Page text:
But even in those well known organizations, are they exploring the full capability of the resources they have? It is a question always bothered me. Most of the people do routine jobs day after day. They will not exactly know the neither value addition they do nor new ways to create value to the system. Traditional organizations will think about maximizing use of their machinery while a lean organization would look at optimizing the use of its machinery, yet most of the organizations do not even realize they are wasting their most valuable asset of all, the human resource. This is the eighth (8th) waste of lean, for me the most important of all.
If you think thinking is the job of management and workers need to follow them you are wrong. If you are thinking of following lean manufacturing, then you are violating one of its basics, the respect for people. People should be respected for the jobs they are doing and they should be respected for the ability and knowledge they have to change to your organization.
People actually carrying out the job would know how to do that job better. So they can come up with simple yet effective solutions if given the correct guidance. Leaders of the organization must communicate the way of lean thinking to the entire organization. This will be a long term and never ending activity. Managers must provide the opportunity to the workers to come up with their ideas freely. They have to build the performance driven culture. Ideas should be valued with positive rewards. This is a good starting point for Kaizen or the continuous improvement.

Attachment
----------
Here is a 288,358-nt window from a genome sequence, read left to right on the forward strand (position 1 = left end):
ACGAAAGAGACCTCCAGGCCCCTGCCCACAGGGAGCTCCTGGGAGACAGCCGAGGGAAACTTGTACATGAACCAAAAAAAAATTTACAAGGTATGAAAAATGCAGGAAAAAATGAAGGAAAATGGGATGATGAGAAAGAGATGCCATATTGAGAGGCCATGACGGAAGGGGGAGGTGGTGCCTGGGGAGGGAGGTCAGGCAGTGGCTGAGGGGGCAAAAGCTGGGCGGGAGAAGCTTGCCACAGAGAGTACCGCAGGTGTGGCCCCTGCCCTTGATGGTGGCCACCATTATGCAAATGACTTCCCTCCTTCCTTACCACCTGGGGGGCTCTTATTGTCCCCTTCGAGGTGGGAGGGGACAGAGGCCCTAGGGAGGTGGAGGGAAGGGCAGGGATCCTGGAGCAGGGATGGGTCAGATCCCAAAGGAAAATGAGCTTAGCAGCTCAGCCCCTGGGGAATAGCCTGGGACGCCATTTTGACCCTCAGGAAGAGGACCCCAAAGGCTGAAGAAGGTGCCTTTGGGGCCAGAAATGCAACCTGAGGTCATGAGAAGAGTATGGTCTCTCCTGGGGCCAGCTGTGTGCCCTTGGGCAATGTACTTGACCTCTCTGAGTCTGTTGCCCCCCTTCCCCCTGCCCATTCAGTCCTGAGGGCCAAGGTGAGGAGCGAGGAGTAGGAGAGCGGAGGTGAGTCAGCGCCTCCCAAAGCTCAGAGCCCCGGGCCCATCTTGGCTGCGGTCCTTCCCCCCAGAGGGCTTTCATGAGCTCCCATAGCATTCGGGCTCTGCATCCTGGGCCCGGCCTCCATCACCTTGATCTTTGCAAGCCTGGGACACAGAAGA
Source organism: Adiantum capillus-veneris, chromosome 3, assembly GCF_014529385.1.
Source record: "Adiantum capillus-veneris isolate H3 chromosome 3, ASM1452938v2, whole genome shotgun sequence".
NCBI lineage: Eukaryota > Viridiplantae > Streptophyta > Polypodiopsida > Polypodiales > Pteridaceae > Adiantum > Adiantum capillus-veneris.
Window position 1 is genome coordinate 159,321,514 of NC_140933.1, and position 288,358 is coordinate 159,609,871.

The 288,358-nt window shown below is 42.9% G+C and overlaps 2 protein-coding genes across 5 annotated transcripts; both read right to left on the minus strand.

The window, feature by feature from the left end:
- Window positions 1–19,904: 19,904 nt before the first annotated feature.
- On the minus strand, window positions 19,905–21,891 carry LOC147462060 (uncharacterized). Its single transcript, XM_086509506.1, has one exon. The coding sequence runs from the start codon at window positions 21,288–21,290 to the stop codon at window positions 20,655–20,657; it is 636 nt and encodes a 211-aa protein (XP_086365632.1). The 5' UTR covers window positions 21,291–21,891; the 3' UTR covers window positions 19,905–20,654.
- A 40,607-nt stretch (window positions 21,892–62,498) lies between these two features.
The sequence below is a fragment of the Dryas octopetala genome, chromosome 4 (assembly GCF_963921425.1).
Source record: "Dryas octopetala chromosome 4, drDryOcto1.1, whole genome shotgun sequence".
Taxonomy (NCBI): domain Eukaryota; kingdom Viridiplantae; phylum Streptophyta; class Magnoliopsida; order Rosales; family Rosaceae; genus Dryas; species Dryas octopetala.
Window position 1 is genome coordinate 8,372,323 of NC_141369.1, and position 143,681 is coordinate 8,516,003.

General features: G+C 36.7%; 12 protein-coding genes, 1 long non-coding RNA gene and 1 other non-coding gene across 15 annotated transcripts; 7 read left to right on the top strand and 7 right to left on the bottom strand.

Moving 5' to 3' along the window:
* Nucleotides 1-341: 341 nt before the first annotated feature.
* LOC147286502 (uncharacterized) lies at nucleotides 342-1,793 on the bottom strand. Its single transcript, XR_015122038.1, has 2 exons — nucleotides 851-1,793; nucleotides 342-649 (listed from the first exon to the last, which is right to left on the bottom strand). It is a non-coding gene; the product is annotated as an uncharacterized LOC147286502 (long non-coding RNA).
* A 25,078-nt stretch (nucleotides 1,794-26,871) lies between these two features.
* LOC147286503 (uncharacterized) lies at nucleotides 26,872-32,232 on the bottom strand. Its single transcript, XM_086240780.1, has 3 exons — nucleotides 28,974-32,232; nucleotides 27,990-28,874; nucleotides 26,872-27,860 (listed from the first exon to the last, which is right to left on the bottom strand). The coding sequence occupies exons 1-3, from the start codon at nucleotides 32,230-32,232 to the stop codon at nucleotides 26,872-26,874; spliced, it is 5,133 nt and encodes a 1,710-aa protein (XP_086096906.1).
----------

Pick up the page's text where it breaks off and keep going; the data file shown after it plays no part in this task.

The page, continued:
A “lean human resource management team” can contribute towards the tangible benefits of the organization apart from the obvious functions they carryout day to day. They will not be doing a passive job in a lean context, but will be actually taking part in the value creation process for their customers. So the benefits will be directly linked to the outcome of the organization. Employee performance enhancement, value saved through innovations, employee retention rates can be some of the indicators you can measure. But for me the most important indicator would be the smiling faces of the work force 🙂
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